It’s an instinct many of us never outgrow, though we expect better from adults and certainly from those elected to represent us on the big issues like health.
And yet “whataboutery”, as this technique of argument is known, has become a common recourse for politicians, not least the likes of Health Secretary Shona Robison and the SNP government, when in response to the “worst ever” A&E figures during the recent flu outbreak, they boast that NHS Scotland performs better than NHS England.
One of those who is particularly frustrated by this tendency to compare the health service north and south of the border is Dr Peter Bennie, chair of BMA Scotland, although he has sympathy for the Scottish Government over the lack of funding and the impact of Westminster austerity measures.
Bennie laid bare his thoughts in a recent interview with Scotland on Sunday.
“The whole comparison to England thing – I do find that very difficult,” said Bennie.
“I mean first and foremost it’s not a great thing to compare yourself to, because the health service in England is in a very, very serious way.
“There’s no doubt about it that part of the reason why things are even more difficult in England is the insistence by the UK government on sticking with market forces within the health service and the Scottish Government has always come out against that and that’s helped towards what we see as being the proper way to run the National Health Service and the way that the NHS was conceived. Public money – publicly provided.
“Private and competition both end up costing more for getting the same service.
“There’s an ideological dogma about that with the UK government. That’s one of the reasons why it’s not very ambitious to be wanting to do better than the English health service at this point in time – at a moment when they actually cancelled all elective surgery for the entire month of January in England.
“If all you can manage is to be a wee bit better than that then you want to be a bit more ambitious.”
Bennie acknowledged that Scotland cannot escape the consequences of the Tories’ squeeze on public spending.
“I do have sympathy with the Scottish Government’s persistent position of saying that they are constrained by UK funding, because that’s true,” he said.
“However, in a circumstance where we are pretty clear on what we’re going to get and what we’re not going to get, you would be looking for the Scottish Government to be recognising the shortfall and taking more action.
“It’s something I’ve said a few times – I do get very frustrated with the kind of soundbites from government about us having more nurses and doctors than ever before.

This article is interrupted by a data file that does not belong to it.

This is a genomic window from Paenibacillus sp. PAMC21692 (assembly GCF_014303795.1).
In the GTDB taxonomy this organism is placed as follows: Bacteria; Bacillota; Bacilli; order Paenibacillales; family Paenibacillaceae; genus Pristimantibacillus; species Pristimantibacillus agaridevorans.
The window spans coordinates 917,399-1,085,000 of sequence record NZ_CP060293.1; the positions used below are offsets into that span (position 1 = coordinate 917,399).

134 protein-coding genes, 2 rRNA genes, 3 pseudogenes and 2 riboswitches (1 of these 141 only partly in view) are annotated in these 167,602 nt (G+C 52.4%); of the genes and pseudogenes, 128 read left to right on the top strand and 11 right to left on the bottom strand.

“Of course that’s true, but we need that and more because of the increasing demand on the health service every year.”
Bennie, a consultant psychiatrist, has grabbed the newspaper headlines in recent months with his open and frank views on a wide range of issues. His has been a stern critic of the current administration and last month described the NHS in Scotland as being stretched to “breaking point”.
While he supports SNP measures such as the introduction of minimum unit pricing on sales of alcohol, he is no fan of the target-driven culture that currently operates in the NHS and is on record as saying health inequalities that persist between the richest and poorest parts of Scotland should “shame us as a society”. He bemoans the lack of funding for the health service in Scotland and says more needs to be invested to enable the NHS to just “stand still”.
“One of the main concerns is that in Scotland we are being expected to run a health service without the necessary resources,” said Bennie.
“It just never stops being one of the major issues for us because it’s the day-to-day reality of what we’re working in.
“A really core aspect of this is the funding. A ballpark figure to keep the health service running and not falling behind what’s required is about 4 per cent growth in funding per annum and that’s partly because of the increase in demand each year as our population ages: you’ve got multiple morbidity, so you’ve got older people with two or three serious illnesses at one time.
“There are various different ways of counting what funding the health service got this year in Scotland –which is classic government tactics – but at the most optimistic it was about a 2 per cent increase.
“Now that’s not enough to keep us going,” Bennie insisted. “Inflation within the health service runs at a higher level than general inflation. That’s primarily on account of the price of drugs and medical equipment. It simply goes up at a faster rate than general inflation and the health service has to be able to buy the correct drugs and enough of them to treat the population.”
This problem of underfunding is nothing new, Bennie explained.